Statement by the Senior Executives Association on OFFP’s Announcement to Increase the Benchmark Compensation Amount for Contract Executives
Washington, D.C. – Yesterday, the Office of Federal Procurement Policy announced that the “benchmark compensation amount” for contractor executives and employees would rise to $952,308 next year. The contractor executive cap is benchmarked against compensation figures for large private sector companies with over $50 million in annual sales. With nearly 70% of federal career Senior Executives managing programs with budgets in excess of $50 million, contractor executives and career federal executives function in comparable roles.
The formula used to benchmark the contractor executive compensation cap was created to ensure that those executives are fairly compensated for their work and that the industry stays competitive with the private sector. The same cannot be said for the compensation for federal career Senior Executives.
The media and Congress have claimed that Senior Executives are overpaid and have targeted the performance awards received by many of the highest performing Senior Executives. However, as illustrated by the contractor executive salary cap, Senior Executives in the federal government make far less than their contractor executive counterparts.
SEA President Carol Bonosaro said, “SEA believes that it is time that Congress stop attacking the pay and performance awards for Senior Executives. This is unproductive and will only push the federal government’s top executives to take their talents, skills, and knowledge of government operations to private industry where they can earn in excess of five times their federal salaries, without being attacked by Congress and the media.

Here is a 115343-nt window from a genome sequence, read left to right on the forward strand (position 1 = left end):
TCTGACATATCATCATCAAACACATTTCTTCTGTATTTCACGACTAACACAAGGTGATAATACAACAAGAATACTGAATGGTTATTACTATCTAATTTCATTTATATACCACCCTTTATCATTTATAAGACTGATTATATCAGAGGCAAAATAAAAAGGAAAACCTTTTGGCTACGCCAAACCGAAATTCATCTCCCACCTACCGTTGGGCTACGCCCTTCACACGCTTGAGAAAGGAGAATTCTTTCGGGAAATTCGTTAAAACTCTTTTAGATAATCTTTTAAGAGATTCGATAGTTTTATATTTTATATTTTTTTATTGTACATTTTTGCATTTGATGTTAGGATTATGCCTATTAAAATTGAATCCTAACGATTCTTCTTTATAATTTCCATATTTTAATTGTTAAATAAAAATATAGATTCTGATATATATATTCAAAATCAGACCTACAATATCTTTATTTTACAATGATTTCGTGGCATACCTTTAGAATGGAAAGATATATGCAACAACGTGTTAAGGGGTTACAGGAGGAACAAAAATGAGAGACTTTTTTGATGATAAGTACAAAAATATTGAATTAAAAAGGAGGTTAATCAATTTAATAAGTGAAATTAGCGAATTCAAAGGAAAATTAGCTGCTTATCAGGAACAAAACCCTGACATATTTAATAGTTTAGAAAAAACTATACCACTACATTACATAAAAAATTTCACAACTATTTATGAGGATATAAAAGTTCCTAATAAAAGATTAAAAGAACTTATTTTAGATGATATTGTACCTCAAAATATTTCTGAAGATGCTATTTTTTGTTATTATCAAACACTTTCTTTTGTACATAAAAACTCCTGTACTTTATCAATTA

If the federal government and Congress see fit to provide nearly one million dollars in compensation to contractor executives and employees, it is high time to re-evaluate the market competitiveness of the compensation offered to government executives. At a time when the federal government needs to retain and attract top quality executives and managers to oversee increasingly complex programs and missions, its ability to do so is severely hindered by pernicious pay compression, pay and hiring freezes, and rhetoric that seek to paint all things government as inherently bad. The American people expect and deserve improved management of the federal government, but they will never get it so long as policies are put in place that denigrate the best and brightest of the career executive corps.”
The Senior Executives Association (SEA) is a professional association representing Senior Executive Service members and other career federal executives. Founded in 1980, SEA’s goals are: to improve the efficiency, effectiveness and productivity of the federal government; to advance the professionalism and advocate the interests of career federal executives; and to enhance public recognition of their contributions. The SEA Professional Development League (PDL) is a nonprofit educational organization committed to advancing the professionalism of career federal executives through the sponsorship of training, recognition, and research activities.